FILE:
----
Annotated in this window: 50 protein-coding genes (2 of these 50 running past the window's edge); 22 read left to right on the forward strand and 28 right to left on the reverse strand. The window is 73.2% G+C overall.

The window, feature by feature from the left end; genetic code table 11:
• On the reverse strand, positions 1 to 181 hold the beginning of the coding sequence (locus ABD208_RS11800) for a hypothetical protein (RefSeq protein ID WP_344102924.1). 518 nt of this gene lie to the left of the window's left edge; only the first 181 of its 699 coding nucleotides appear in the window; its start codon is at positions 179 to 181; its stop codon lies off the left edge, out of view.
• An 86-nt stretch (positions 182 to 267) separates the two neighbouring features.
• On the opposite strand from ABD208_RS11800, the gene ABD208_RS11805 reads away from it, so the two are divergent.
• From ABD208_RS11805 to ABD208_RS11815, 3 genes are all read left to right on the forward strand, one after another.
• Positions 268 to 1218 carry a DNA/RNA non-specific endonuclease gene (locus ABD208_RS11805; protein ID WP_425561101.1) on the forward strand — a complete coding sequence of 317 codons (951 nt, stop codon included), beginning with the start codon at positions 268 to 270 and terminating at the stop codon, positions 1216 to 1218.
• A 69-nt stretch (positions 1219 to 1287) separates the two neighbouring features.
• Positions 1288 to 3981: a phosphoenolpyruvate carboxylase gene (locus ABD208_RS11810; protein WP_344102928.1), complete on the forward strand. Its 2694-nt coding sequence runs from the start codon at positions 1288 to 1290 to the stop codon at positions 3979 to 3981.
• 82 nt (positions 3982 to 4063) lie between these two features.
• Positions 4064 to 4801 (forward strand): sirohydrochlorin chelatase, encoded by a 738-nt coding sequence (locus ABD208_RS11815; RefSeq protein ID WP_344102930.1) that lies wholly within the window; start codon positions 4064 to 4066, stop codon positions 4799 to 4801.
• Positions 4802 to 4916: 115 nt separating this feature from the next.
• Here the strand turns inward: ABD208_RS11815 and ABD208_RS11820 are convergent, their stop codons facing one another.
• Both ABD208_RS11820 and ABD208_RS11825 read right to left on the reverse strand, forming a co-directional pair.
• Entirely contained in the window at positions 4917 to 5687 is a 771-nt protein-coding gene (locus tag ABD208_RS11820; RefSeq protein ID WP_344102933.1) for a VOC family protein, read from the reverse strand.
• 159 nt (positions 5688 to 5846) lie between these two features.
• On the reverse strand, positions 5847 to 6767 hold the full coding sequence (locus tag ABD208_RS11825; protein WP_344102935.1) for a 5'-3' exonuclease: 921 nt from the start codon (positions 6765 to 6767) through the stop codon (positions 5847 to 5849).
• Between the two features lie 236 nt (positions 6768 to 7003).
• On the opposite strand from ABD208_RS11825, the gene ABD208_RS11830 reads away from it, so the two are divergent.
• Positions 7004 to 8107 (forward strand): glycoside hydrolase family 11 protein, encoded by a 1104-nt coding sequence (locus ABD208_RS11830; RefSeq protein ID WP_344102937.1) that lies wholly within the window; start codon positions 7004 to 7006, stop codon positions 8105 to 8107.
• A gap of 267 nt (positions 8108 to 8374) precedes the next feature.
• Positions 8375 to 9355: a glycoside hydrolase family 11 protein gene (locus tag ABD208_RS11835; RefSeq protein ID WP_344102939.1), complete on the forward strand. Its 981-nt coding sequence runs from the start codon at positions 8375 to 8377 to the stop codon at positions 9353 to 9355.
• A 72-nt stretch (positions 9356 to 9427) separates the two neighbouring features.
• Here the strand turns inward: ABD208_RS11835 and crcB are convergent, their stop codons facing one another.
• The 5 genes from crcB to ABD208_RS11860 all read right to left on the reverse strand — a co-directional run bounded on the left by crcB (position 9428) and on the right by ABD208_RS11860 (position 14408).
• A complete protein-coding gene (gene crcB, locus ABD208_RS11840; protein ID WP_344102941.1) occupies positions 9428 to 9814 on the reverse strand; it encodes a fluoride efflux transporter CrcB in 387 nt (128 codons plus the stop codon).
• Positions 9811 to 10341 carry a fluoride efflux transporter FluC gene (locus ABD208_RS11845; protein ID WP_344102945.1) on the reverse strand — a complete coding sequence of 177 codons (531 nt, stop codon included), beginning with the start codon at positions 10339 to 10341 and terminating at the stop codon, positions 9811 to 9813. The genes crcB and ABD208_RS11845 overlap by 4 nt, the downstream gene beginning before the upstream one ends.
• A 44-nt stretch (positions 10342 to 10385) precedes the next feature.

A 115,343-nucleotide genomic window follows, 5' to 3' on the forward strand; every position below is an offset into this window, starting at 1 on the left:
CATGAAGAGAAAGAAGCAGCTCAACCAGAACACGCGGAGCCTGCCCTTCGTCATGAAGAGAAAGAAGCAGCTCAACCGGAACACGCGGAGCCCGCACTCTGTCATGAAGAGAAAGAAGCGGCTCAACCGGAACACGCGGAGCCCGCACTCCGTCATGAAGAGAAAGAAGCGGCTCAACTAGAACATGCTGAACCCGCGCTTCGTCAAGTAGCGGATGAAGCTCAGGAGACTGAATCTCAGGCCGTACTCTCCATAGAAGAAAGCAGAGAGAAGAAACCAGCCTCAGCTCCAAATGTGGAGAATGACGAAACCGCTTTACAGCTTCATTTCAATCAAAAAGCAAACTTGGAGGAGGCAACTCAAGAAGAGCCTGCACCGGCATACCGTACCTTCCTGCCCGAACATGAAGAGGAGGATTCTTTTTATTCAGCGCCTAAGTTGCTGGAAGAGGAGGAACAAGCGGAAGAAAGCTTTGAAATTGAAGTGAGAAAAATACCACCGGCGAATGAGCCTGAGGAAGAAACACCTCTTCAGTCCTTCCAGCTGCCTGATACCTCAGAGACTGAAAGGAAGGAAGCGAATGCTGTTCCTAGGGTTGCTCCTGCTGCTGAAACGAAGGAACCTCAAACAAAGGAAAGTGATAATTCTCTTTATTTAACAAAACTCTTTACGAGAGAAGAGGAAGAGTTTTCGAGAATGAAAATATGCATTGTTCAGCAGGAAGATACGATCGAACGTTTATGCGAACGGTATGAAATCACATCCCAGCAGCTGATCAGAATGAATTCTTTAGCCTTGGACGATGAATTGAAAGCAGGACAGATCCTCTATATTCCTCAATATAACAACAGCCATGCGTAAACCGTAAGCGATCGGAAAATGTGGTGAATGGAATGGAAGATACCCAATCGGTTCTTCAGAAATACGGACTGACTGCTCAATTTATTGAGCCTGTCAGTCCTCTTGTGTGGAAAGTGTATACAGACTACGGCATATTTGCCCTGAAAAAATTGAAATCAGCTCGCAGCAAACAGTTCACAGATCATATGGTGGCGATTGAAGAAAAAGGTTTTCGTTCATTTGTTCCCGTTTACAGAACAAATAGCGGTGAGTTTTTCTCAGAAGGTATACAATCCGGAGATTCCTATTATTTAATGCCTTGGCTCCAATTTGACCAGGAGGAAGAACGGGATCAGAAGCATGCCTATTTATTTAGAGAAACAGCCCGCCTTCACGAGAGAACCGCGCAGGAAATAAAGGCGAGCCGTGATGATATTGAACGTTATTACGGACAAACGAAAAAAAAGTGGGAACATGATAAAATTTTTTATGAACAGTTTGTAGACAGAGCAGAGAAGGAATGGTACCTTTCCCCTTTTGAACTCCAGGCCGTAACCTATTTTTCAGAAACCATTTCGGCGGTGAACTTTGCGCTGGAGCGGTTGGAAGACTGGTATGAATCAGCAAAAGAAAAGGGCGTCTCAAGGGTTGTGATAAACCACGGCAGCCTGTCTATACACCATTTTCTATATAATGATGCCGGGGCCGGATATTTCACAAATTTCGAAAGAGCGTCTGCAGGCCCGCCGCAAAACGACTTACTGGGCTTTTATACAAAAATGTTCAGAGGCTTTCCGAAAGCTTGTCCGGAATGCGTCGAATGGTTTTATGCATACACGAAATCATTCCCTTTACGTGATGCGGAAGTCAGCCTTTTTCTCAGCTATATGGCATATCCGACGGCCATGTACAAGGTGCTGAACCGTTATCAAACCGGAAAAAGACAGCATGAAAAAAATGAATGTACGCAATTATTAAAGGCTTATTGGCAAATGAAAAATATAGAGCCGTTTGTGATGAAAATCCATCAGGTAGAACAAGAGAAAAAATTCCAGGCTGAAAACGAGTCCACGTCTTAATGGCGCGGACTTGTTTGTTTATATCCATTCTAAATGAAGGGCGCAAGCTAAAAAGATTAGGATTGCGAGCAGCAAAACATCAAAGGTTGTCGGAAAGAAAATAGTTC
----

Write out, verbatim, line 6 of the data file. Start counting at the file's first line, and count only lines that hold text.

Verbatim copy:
• From ABD208_RS11805 to ABD208_RS11815, 3 genes are all read left to right on the forward strand, one after another.